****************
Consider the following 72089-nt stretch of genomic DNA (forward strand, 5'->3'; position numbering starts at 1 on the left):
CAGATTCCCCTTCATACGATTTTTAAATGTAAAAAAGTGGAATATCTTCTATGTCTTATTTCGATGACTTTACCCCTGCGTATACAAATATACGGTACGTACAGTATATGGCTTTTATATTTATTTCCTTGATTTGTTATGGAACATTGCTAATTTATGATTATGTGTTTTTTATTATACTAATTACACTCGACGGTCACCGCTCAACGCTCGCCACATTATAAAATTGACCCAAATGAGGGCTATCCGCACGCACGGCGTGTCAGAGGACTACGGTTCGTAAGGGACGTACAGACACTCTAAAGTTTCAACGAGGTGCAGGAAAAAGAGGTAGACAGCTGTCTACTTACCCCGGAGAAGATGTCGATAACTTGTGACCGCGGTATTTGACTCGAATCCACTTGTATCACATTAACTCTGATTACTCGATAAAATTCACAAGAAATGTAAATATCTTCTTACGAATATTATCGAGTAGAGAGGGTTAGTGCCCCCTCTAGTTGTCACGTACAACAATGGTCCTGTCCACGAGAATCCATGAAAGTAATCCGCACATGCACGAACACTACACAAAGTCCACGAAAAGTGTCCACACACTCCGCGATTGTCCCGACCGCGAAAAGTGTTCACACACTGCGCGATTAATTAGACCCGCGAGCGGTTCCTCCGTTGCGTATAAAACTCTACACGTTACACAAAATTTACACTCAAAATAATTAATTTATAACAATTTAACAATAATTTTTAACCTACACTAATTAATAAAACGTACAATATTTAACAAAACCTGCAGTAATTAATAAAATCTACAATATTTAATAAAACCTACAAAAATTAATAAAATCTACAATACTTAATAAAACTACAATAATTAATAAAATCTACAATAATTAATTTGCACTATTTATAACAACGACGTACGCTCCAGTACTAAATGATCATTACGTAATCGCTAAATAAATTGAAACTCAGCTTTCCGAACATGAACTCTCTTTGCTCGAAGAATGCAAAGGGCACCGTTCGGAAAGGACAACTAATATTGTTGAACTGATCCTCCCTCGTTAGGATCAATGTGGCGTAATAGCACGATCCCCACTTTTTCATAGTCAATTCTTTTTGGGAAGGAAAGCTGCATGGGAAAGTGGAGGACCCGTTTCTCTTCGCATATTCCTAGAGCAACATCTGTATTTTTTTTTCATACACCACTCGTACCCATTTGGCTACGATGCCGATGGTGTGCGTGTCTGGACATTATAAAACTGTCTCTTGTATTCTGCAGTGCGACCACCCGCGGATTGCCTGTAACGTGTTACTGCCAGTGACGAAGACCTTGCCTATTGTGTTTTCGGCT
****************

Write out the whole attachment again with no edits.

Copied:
Consider the following 72089-nt stretch of genomic DNA (forward strand, 5'->3'; position numbering starts at 1 on the left):
CAGATTCCCCTTCATACGATTTTTAAATGTAAAAAAGTGGAATATCTTCTATGTCTTATTTCGATGACTTTACCCCTGCGTATACAAATATACGGTACGTACAGTATATGGCTTTTATATTTATTTCCTTGATTTGTTATGGAACATTGCTAATTTATGATTATGTGTTTTTTATTATACTAATTACACTCGACGGTCACCGCTCAACGCTCGCCACATTATAAAATTGACCCAAATGAGGGCTATCCGCACGCACGGCGTGTCAGAGGACTACGGTTCGTAAGGGACGTACAGACACTCTAAAGTTTCAACGAGGTGCAGGAAAAAGAGGTAGACAGCTGTCTACTTACCCCGGAGAAGATGTCGATAACTTGTGACCGCGGTATTTGACTCGAATCCACTTGTATCACATTAACTCTGATTACTCGATAAAATTCACAAGAAATGTAAATATCTTCTTACGAATATTATCGAGTAGAGAGGGTTAGTGCCCCCTCTAGTTGTCACGTACAACAATGGTCCTGTCCACGAGAATCCATGAAAGTAATCCGCACATGCACGAACACTACACAAAGTCCACGAAAAGTGTCCACACACTCCGCGATTGTCCCGACCGCGAAAAGTGTTCACACACTGCGCGATTAATTAGACCCGCGAGCGGTTCCTCCGTTGCGTATAAAACTCTACACGTTACACAAAATTTACACTCAAAATAATTAATTTATAACAATTTAACAATAATTTTTAACCTACACTAATTAATAAAACGTACAATATTTAACAAAACCTGCAGTAATTAATAAAATCTACAATATTTAATAAAACCTACAAAAATTAATAAAATCTACAATACTTAATAAAACTACAATAATTAATAAAATCTACAATAATTAATTTGCACTATTTATAACAACGACGTACGCTCCAGTACTAAATGATCATTACGTAATCGCTAAATAAATTGAAACTCAGCTTTCCGAACATGAACTCTCTTTGCTCGAAGAATGCAAAGGGCACCGTTCGGAAAGGACAACTAATATTGTTGAACTGATCCTCCCTCGTTAGGATCAATGTGGCGTAATAGCACGATCCCCACTTTTTCATAGTCAATTCTTTTTGGGAAGGAAAGCTGCATGGGAAAGTGGAGGACCCGTTTCTCTTCGCATATTCCTAGAGCAACATCTGTATTTTTTTTTCATACACCACTCGTACCCATTTGGCTACGATGCCGATGGTGTGCGTGTCTGGACATTATAAAACTGTCTCTTGTATTCTGCAGTGCGACCACCCGCGGATTGCCTGTAACGTGTTACTGCCAGTGACGAAGACCTTGCCTATTGTGTTTTCGGCT